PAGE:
Categories of Special Interest
In Use As
1775 - 1795
Attached three-bay four-storey former house over basement, built c. 1790, having full-height bow to two bays of rear elevation and addition of one, two, three and four storeys. Now in use as offices. Pitched roof to front, behind brick parapet with granite coping, and with two hipped roofs to rear perpendicular to street, larger to western bays. Brick chimneystacks to party walls with clay pots. Replacement uPVC downpipe to front elevation and mainly cast-iron rainwater goods to rear. Flemish bond red brick walling to front elevation on granite plinth course over painted rendered walls to basement; yellow brick to rear elevation. Square-headed window openings, diminishing in height to upper floors, with raised rendered reveals and painted granite sills; carved granite block-and-start surrounds to front basement. Timber sliding sash windows, front elevation having three-over-three pane to top floor and six-over-six pane elsewhere; rear elevation having three-over-three pane to top floor, six-over-six pane to second floor and one-over-one pane to floors below, and with variety of timber sliding sash and replacement windows to addition, first floor of latter having glazed timber fixed and casement windows and glazed French doors. Decorative cast-iron window-guards to ground and first floors and wrought-iron window-guards to second floor of both front and rear elevations, and wrought-iron grilles to front basement. Segmental-headed main entrance doorway with rendered linings, fluted frieze and cornice, engaged Ionic columns with pilaster responds flanking leaded sidelights, cobweb fanlight with lantern, and ten-panel timber door with brass furniture. Front basement has round-headed doorway with granite surrounds, spoked fanlight and recent six-panel timber door. Resurfaced platform with cast-iron boot-scrapes and four granite steps. Wrought-iron railings enclosing basement area with decorative cast-iron posts on carved granite plinth. carparking to rear. Recent public house to site of former mews house on Fitzwilliam Lane.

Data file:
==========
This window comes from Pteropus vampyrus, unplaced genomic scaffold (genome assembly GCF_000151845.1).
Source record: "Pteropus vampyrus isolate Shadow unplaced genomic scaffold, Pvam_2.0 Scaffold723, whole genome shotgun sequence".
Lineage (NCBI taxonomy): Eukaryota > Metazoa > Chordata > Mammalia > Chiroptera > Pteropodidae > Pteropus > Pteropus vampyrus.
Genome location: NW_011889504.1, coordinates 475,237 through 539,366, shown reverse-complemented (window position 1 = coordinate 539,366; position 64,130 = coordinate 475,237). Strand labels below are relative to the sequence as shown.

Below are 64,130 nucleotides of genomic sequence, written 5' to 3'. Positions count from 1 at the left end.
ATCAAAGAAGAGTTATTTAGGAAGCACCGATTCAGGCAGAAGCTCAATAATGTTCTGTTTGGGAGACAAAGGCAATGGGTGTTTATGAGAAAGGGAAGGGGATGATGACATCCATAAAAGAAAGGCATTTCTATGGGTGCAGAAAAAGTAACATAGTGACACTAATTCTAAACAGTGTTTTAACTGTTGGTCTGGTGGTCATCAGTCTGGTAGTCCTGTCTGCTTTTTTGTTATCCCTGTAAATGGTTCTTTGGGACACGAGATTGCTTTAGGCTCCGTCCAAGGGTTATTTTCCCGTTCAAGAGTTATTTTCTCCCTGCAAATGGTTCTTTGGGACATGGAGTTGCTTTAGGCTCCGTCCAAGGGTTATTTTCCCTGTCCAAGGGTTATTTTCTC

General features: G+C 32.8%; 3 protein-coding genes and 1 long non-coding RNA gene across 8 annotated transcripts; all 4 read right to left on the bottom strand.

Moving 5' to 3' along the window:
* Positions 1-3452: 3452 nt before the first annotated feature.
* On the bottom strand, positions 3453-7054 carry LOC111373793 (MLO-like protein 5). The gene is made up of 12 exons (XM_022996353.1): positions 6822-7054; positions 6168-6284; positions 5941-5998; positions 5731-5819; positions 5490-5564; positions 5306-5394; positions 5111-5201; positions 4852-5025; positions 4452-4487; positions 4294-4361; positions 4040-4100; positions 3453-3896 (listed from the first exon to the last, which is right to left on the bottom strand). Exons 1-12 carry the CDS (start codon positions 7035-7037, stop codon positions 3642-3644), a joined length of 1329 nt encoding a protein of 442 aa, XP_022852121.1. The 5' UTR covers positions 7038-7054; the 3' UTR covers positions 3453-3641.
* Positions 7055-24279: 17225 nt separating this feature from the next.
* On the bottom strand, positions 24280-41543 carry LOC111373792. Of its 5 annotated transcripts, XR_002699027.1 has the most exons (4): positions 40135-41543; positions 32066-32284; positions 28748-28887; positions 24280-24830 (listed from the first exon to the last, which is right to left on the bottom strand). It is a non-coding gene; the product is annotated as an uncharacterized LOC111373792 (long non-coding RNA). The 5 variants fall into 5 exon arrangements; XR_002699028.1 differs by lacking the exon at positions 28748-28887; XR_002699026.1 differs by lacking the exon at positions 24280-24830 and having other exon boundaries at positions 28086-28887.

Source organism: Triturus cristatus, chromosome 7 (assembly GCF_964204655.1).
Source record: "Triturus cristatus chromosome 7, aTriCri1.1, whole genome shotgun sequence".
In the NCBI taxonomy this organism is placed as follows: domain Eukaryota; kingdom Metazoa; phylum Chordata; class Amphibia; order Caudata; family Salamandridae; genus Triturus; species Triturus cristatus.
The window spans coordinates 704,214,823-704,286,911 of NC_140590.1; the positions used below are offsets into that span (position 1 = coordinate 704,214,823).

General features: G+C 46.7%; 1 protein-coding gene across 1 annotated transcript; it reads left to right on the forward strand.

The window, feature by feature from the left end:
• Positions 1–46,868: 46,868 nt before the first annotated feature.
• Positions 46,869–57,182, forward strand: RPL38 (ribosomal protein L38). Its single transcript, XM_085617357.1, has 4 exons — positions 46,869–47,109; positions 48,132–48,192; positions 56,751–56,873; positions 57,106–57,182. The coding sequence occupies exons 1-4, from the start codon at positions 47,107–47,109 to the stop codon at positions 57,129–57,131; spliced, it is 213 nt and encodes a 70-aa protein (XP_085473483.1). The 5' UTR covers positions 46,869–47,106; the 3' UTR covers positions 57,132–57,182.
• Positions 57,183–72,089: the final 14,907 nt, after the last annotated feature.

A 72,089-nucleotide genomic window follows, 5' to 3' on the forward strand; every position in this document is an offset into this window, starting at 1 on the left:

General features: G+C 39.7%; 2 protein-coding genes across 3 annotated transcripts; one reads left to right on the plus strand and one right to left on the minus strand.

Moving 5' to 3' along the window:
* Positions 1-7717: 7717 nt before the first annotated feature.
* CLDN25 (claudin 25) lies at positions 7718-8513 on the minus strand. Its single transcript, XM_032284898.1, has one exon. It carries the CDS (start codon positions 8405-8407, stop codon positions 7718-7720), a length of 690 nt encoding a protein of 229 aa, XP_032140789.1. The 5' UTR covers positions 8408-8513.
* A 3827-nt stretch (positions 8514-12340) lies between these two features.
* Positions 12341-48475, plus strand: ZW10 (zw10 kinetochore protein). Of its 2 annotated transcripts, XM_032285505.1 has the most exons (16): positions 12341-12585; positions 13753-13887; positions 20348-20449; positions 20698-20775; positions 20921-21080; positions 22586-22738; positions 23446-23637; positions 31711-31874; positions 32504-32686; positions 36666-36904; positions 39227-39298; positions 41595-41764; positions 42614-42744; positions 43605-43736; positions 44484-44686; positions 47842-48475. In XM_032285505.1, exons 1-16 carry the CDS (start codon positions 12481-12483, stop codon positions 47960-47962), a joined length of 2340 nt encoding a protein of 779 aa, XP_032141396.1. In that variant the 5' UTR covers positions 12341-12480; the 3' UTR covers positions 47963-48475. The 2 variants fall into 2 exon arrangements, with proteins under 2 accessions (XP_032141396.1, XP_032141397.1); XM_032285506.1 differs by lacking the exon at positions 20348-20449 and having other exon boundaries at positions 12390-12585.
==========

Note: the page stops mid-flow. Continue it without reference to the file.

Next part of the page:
No. 76 Merrion Square is an elegant Georgian house that forms part of the original development of the eighteenth-century square developed as part of the Fitzwilliam Estate. A well-proportioned building enlivened by its elegant Ionic doorcase, complete with elaborate cobweb fanlight and a projecting lantern. The doorcase and decorative ironwork to the windows add artistic detailing to the otherwise restrained façade. The intactness of the building and its setting contributes significantly to the intact appearance of this internationally important architectural set-piece. The square is one of the best-preserved Georgian streetscapes in Ireland. The north, east and south sides of the square are lined with terraced houses of eighteenth and early nineteenth-century date, while the west side is terminated by the garden front of Leinster House. The terraced houses maintain a relatively uniform building height and design, attributed to standards promoted in Fitzwilliam's leases. Individuality was introduced through the design of doorcases, window ironwork and interior decorative schemes. The south side was initially set in large plots to twelve leases; plots were leased consecutively from east to west up until the row was completed in 1791.